Taking AMD's market cap of billion and dividing by 45 we arrive at .27 billion in earnings. That is the total value of earnings AMD would need to show in order to be more or less in-line with the semiconductor industry. Remember, I bumped the average of our sample group from 35 up to 45. Using 35 as a P:E would give us .63 billion earnings.

As you can see in the third quarter of 2019, AMD had gross profits of 4 million, operating expenses of 9 million and a net income of 9 million.

We can make a few further assumptions starting with gross margin, I expect AMD to fully make good on its goal of increasing gross margins to 45% so let's just go ahead and use this as our future value for the coming quarters.

Next, while AMD's business is somewhat seasonal due to the holiday shopping period and video game consoles, let's use a flat growth model to average future quarters revenue. The question is: just what growth rate is reasonable? Here is AMD's current outlook for the fourth quarter of 2019:

AMD’s outlook statements are based on current expectations. The following statements are forward-looking, and actual results could differ materially depending on market conditions and the factors set forth under “Cautionary Statement” below.

For the fourth quarter of 2019, AMD expects revenue to be approximately .1 billion, plus or minus  million, an increase of approximately 48 percent year-over-year and approximately 17 percent sequentially. The year-over-year and sequential increases are expected to be driven by an increase in Ryzen, EPYC and Radeon product sales. AMD expects non-GAAP gross margin to be approximately 44 percent in the fourth quarter of 2019.

-AMD Foreward looking guidance from its Q3-2019 earnings statement

If AMD makes good on its .1 billion forecast for Q4, it would be the highest single quarter of revenue ever for the firm. Even so, that's not quite enough to justify our current stock price so let's keep going. AMD believes it will see a 17% rate of growth in top-line revenue, and since we have concrete proof that it achieved 18% in the previous quarter let's go ahead and use 15% quarterly growth as our base assumption.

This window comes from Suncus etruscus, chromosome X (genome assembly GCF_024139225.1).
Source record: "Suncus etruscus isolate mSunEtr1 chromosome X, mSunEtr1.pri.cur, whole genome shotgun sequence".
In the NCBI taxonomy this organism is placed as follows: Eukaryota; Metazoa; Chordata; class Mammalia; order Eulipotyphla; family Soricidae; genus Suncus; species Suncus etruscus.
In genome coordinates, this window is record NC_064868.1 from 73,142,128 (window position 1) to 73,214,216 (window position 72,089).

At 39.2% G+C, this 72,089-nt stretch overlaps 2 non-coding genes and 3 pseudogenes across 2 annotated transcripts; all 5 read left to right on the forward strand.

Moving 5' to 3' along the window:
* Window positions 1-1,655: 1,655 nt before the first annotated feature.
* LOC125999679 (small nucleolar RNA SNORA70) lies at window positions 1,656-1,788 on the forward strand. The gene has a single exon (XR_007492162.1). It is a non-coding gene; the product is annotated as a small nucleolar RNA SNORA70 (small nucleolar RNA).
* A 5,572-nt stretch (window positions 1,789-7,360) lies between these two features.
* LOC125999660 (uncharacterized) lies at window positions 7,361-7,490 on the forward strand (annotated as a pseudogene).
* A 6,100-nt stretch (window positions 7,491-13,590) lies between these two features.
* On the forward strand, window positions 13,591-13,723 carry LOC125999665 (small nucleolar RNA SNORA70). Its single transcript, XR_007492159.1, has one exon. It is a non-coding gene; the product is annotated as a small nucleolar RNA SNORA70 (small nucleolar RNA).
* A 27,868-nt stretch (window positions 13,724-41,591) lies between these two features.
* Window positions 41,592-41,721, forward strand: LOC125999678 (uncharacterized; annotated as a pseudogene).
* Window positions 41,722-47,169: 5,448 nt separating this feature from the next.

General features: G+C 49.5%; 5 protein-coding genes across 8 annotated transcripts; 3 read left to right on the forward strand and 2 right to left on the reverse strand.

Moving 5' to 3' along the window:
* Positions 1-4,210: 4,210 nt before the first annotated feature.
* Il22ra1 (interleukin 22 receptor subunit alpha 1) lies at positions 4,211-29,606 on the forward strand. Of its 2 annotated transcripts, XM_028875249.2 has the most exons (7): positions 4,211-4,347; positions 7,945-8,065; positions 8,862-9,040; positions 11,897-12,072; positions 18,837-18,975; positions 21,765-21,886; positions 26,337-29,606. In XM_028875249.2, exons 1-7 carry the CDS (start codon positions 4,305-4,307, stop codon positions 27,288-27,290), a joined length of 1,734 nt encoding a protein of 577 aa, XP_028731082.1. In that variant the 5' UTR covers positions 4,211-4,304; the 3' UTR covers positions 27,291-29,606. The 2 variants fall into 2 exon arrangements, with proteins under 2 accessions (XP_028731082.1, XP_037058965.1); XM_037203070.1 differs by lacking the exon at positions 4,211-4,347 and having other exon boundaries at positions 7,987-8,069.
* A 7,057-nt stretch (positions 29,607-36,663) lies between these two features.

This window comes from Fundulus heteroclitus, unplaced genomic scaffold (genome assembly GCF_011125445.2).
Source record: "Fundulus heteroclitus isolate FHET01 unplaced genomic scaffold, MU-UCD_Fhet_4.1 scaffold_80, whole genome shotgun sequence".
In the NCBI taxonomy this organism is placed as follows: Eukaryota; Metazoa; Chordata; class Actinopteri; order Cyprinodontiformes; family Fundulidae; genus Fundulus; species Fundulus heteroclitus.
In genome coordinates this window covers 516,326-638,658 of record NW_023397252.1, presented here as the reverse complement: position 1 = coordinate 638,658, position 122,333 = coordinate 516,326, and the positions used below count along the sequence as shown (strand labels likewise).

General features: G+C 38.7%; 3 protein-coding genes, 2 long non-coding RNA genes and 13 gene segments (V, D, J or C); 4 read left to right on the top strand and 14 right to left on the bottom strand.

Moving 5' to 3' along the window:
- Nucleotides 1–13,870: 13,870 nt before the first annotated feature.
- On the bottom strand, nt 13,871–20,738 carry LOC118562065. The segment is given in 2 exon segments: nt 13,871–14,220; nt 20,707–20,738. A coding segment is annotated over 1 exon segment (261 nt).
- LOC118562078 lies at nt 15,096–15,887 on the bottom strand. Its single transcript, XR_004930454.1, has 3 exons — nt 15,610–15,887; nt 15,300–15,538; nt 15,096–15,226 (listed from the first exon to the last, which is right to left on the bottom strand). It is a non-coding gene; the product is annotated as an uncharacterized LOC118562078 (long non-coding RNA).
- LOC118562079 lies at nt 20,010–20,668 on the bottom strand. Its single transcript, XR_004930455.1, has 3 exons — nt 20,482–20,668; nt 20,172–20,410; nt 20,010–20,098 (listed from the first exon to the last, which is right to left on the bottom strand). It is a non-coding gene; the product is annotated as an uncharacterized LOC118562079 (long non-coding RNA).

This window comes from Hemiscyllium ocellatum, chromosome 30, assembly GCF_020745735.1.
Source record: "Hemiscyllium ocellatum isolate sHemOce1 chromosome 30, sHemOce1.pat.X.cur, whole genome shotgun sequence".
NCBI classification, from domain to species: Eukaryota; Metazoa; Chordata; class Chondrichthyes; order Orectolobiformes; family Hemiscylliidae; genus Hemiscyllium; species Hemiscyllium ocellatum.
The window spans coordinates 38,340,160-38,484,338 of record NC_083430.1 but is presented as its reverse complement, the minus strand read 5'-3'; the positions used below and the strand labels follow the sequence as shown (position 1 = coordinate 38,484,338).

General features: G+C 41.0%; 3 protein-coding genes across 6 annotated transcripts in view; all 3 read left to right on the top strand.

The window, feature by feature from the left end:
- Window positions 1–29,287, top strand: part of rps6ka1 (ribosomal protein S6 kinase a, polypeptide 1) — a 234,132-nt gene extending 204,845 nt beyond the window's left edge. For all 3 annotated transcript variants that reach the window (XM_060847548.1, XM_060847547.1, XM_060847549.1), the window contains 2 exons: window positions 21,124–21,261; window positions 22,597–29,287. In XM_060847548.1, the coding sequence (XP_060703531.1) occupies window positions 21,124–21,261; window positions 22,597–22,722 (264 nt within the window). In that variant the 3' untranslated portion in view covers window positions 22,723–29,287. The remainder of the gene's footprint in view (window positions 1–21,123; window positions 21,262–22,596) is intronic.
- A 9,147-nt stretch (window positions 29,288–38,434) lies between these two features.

The above chart is meant to help visualize how impressive 15% growth every quarter actually is.

If we use the forecasted .1B revenue as a jumping-off point we can arrive at the end of this year: .673 billion - a whopping 57% total increase Y/Y. It seems rather lofty but remember, Q4 2019 is forecasted to see a 48% increase compared to a year prior according to AMD's own guidance so this isn't exactly unprecedented.

Here's my other gift to AMD (besides increasing semiconductor average P:E)... I am going to assume that it will be able to pull off the amazing feat of seeing its costs increase only by 15% while growing its business by over 50%. Increasing expenses like R&D and marketing by 15%, we'd expect operating income in the fourth quarter of 2020 to be at 3 million. Using the same non-GAAP cost structure we can back that out to about 5 million in earnings. Well short of the .27 billion in earnings we needed to be inline with AMD's peers.

AMD has about 1.117 billion shares outstanding using non-GAAP accounting. Doing the math this works out to an EPS of 78 cents.

Finally, we can figure out AMD's prospective year-end 2020 p:e ration shown as: .93/0.78 =  P:E of 65. 

I truly believe that AMD can actually achieve these numbers as the company currently has a 15% share in laptop chips, a 7% slice of the billion server CPU market, and its desktop market share is somewhere below 25% and of course, don't forget - AMD is the exclusive supplier for the chips powering this year's highly anticipated next-generation Xbox and PlayStation 5.

We've given AMD a very generous aggressive rate of growth, and an even more generous assumption when it comes to costs that are required to run and develop the business. And it seems that yes, AMD may very well be overvalued at its current share price. Despite potentially increasing its business by over half and keeping cost increases to a minimum, I predict that its price to earnings ratio doesn't drop below 65 which is still simply too high after such a big improvement to the bottom line. 

Of course, there are several caveats to this. AMD could simply knock it out of the park, claim a third of the server market, half the laptop market, and two-thirds of the desktop market and easily double the results I displayed here today. However, this won't happen in 2020. OEM design cycles, especially in the enterprise space are quite lengthy, for instance. It very possibly could, given an extension towards the end of 2022, but of course, that is outside the scope of this article.

AMD expects to report its fourth-quarter and full-year results for 2019 on Tuesday, January 28th. Wall Street expects a minimum EPS of 28 cents, a 40% improvement over its non-GAAP EPS of 18 cents. Should AMD achieve this, the resulting P:E ratio would drop to about 146, still much higher than any other chip company.

As always we will have same-day coverage of AMD's earnings results here at Wccftech!